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About The Red Cloud chief. (Red Cloud, Webster Co., Neb.) 1873-1923 | View Entire Issue (May 6, 1915)
,ti;tfV.P'VtiW V3L -VIIBTi1
RED CLOUD, NEBRASKA, CHIEF
RAVAGES OF "THE
A Simple and Economical
Prepared by the United States Depart
ment of Agriculture.)
The census of 1910 showed that In
the ten years previous the number of
sheep kept on farms In the United
States had decrensed 3,900,000 head,
or 14 per cent of the total In 1900. On
the other hand, during this time the
market value of sheep rose to such
on extent that the smaller number In
"1910 was worth 25 per cent more than
tlio total value of tho sheep In 1900.
In other words, despite tho rlso in the
value of the farm flock, fewer farmers
cared to maintain one.
Tho explanation for this, say spe
cialists in the department of agrlcul-
A Farm Flock Will Do Much In
Cleaning Up Waste Land,
ture, is the prevalence of the sheep
killing dog. Exclusive of 12 west
ern states where sheep nro maintained
on ranges and not on farms, it is es
timated that moro than 100,000 sheep
nro killed annually by dogs in the
United States. It is impossible, how
ever, to obtain accurate figures, for in
only a small proportion of states and
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A Dogproof Fence.
counties aro comploto records avail
able Moreover, the number of sheep
killed by no means measures the
harm dono to the industry in this
way. Persons who havo seen a flock
of sheep chased by dogs until they
drop dead of exhaustion aro not likely
to bo encouraged to risk their money
In tlio business of sheep raising.
In a new publication of tho United
States department of agriculture,
Farmers' Bulletin C52. "Tho Sheep
Killing Dog,' somo suggestions are
given for a uniform law In all tho farm
states to check the raids of dogs on
farm flocks. The underlying prin
ciple of the proposed law is a tax suf
ficiently heavy to discourage tho keep
ing of dogs by those persons who are
not willing to take proper caro of
Hhem. This tax, it Is said, should vary
In accordance with tho number of
dogs kept by each individual ono
male bolng taxed only $1.50, each ad
ditional male $3.00, and each addl
tional femalo $5.00. Tho tax must bo
paid each year and a licenso tag ob
tained when tho money is paid. If any
dog is found unattended without this
Inclosure for a Farm Flock.
tag he should bo killed, and any dog
found unattended on a farm where
sheep aro maintained may bo killed
whether ho has or has not a license
tag. Under any circumstances a dog
caught killing or chasing sheep should
bo killed. A reward of $15.00 Is pro
posed for tho identification of dogs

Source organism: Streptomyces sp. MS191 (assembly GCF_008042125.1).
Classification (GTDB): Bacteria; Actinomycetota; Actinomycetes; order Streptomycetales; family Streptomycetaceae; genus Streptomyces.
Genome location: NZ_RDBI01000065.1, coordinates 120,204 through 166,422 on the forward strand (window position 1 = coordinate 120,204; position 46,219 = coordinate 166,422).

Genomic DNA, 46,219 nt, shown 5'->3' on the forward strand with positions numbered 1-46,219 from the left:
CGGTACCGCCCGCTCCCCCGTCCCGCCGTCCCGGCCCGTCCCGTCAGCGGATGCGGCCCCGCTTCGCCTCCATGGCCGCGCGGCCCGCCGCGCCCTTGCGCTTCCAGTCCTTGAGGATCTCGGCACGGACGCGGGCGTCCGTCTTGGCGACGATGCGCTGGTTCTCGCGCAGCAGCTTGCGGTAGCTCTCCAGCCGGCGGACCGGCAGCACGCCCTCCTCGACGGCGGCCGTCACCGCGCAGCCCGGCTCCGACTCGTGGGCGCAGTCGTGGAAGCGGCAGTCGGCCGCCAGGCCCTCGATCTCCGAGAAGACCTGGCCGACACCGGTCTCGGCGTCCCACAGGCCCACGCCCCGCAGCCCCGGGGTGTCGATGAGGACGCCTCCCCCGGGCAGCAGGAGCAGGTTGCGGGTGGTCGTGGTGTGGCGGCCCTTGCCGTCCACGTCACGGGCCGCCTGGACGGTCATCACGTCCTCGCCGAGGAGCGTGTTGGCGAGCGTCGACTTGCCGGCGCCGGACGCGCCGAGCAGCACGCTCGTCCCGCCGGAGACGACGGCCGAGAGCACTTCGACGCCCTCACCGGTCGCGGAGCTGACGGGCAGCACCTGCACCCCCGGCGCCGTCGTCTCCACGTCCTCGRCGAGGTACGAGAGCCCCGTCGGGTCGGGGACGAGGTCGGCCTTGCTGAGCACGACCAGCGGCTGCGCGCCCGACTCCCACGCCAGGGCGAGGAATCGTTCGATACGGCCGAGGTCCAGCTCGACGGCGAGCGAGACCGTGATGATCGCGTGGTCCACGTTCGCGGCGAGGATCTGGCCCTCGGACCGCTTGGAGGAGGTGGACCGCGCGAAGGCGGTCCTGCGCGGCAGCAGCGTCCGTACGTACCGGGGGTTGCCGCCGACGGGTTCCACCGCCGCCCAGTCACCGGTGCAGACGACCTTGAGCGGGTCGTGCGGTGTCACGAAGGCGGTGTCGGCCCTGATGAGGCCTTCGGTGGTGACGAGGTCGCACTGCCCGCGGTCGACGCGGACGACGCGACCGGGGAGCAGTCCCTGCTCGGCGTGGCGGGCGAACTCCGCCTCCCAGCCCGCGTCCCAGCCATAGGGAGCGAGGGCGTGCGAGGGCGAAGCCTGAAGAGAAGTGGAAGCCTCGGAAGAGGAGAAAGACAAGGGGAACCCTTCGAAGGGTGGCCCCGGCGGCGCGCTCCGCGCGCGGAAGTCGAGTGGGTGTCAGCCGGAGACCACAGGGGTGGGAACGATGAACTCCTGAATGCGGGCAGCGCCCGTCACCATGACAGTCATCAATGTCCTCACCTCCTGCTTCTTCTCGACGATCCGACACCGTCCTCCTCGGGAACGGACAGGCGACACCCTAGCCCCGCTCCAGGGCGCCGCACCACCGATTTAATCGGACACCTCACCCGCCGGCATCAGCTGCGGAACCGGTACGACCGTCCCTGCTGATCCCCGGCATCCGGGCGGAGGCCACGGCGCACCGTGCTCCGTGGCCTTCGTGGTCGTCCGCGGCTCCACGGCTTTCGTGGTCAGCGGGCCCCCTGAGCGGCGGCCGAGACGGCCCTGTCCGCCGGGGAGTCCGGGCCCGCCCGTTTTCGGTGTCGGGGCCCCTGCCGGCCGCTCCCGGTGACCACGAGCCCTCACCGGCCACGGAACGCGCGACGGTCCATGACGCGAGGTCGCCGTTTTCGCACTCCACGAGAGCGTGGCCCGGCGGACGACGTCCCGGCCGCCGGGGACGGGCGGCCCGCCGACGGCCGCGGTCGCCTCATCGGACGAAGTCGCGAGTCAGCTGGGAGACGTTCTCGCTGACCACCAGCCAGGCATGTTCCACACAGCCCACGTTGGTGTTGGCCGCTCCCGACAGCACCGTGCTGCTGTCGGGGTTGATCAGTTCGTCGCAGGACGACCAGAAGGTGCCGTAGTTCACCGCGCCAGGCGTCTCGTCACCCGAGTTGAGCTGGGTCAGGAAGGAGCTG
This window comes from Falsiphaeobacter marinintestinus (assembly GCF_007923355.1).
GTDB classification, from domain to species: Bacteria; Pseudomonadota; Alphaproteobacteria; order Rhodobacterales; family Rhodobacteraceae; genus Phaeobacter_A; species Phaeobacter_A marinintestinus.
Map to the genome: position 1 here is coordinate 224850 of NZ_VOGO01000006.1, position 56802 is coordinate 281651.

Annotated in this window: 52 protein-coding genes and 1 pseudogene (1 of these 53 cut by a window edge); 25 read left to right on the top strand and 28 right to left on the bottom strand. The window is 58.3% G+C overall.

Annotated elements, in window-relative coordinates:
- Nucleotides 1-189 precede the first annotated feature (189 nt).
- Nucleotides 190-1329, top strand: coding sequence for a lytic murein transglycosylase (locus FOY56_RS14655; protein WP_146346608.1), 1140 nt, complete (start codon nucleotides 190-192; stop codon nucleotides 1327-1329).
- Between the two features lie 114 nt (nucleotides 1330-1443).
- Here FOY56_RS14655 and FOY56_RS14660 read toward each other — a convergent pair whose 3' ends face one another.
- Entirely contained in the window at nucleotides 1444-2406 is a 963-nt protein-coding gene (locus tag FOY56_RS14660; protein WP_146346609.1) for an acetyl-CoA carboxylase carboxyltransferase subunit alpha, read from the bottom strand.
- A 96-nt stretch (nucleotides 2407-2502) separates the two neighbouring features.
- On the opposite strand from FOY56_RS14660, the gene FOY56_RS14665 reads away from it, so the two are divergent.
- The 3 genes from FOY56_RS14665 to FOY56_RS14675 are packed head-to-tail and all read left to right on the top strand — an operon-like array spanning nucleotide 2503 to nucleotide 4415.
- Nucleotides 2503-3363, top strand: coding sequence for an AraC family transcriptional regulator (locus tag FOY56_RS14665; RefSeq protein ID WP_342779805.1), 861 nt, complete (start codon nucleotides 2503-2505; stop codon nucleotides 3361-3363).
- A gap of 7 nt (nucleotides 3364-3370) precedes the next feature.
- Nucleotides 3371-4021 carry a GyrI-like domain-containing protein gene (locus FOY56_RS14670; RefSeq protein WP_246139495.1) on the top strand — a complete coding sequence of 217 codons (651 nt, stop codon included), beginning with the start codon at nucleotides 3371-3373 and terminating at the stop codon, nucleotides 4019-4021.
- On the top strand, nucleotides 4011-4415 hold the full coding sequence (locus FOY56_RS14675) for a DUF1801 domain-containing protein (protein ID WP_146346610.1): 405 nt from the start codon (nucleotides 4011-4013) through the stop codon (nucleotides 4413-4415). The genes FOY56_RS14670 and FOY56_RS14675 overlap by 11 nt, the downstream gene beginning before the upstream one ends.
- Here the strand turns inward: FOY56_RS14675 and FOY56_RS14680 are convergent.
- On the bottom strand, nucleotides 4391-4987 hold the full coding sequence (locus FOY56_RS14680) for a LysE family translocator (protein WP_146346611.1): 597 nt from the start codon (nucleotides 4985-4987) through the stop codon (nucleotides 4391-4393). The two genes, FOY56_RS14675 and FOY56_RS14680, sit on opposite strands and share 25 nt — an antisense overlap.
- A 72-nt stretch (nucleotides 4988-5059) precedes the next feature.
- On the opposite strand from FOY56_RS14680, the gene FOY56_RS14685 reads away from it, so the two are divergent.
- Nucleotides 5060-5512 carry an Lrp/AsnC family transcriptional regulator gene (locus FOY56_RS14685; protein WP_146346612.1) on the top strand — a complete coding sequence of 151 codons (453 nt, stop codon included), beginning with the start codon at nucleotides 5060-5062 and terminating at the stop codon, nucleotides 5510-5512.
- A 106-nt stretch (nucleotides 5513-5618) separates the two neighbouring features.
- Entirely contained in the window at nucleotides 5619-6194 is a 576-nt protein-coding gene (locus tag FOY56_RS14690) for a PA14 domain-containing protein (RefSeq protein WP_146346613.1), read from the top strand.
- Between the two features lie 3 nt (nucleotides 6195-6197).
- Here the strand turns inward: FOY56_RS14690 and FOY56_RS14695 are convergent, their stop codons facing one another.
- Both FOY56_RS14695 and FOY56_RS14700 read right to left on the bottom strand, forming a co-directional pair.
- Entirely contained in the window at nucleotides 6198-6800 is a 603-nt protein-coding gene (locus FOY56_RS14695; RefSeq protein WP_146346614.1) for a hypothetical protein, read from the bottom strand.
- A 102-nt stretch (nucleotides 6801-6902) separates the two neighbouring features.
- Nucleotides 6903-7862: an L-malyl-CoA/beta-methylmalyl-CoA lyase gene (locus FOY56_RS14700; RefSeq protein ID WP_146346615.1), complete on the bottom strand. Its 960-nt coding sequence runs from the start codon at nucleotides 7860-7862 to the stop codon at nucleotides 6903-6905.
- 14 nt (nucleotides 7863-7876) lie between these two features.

known to be Bheep killers, and such
animals should be killed at onco.
With the money obtained from tho
dog tax tho county should reimburse
sheep owners for their lost stock, and
when possible recover this money
from tho owners of tho guilty dogs.
It is, however, extremely raro for dogs
to be caught in tho act of killing
sheep, and It Is always difficult to
Identify positively the offeuders. For
thlB reason tho law existing in sev
eral Btates which permits flock mas
ters to recover damages from tho own
ers of guilty dogs Is of comparatively
A law based on tho principles al
ready outlined would, it is believed,
greatly reduce the numbers of stray
and vicious dogs, whllo not injuring
to any appreciable extent tho interests
of tho true dog lover. If losses from
dogs could bo effectually prevented
there seems to bo no reason why tho
number of aheep kept on American
farms could not be vastly Increased.
It has been estimated that in tho 3t
farm states this Increase could bo ICO
per cent without displacing other live
stock, and some authorities have even
placed It as high as 500 per cent. An
increase of 150 per cent would mean
In money $155,207,000.
In Great Hrltaln tho value of sheep
on high-priced farm lands is thor-
uugniy reauzeu, ana in ureal uritam
and Ireland there Is ono Bheep or
lauiu in vwif .ii ucri'ts ui will IUUII
land area. In tho farm states of the
United States thero is only one sheep
or lamb tn pfieh 31.8 nrrnn nf lnni! In
farms. Tho Hrltlsh farmer raises his
sheep chiefly on forage-crop pastures
and thlB undoubtedly is tho best way I
when intcnslvo farming is possible.
In the absence of laws which will
afford an adequate protection to the
flock master from dogs, experiments
havo shown that an effective, fence
can bo constructed in tho following
Specifications for tho dogprool
PostB 7V6 feet In length, set 216 feet
in tho ground and 1G feet apart; a
barbed wire stretched flat to tho sur
face of tho ground; 3 Inches higher a
36-inch woven-wlro fence having a
4-inch triangular mesh; 5 inches
higher a barbed wiro; 6 inches higher
a second barbed wire; 7 Inches abovo
this a third barbed wire. Total height,
Fences of this kind havo turned
asldo coyotes In tho West, and any
fence that will turn a coyoto should
turn a dog. It Is important, however,
to remember that tho bottom strand
of barbed wiro must bo flat upon tho
ground, even If grading and filling up
holes Is necessary to accomplish this,
Dy feeding sheep on forage crops tho
area to be fenced can be much dimin
ished. Moreover, dogs rarely attack
Bheep In tho daytimo, so that if tho
farmer does, not caro to Incur tho ex
penBo of fencing a largo area he may
content himself with a small lnclosuro
Into which tho sheep may bo driven at
. B B HivnMiaHPaiPM9MaHiaMaM
(By H O. SEL.M3HS, Acting Director o
Sunday School Coureo, Tlio Moody Dibit
Institute. Chicago. III.)
LESSON FOR MAY 9
FRIENDSHIP OF DAVID AND JON
ATHAN. WESSON TEXT-I Samuel M:32-43.
OOLDKN TKXT-A friend Joveth at all
Thero 1b perhaps no nnrratlvo In all
history or literature which so perfect
ly illustrates the conditions of friend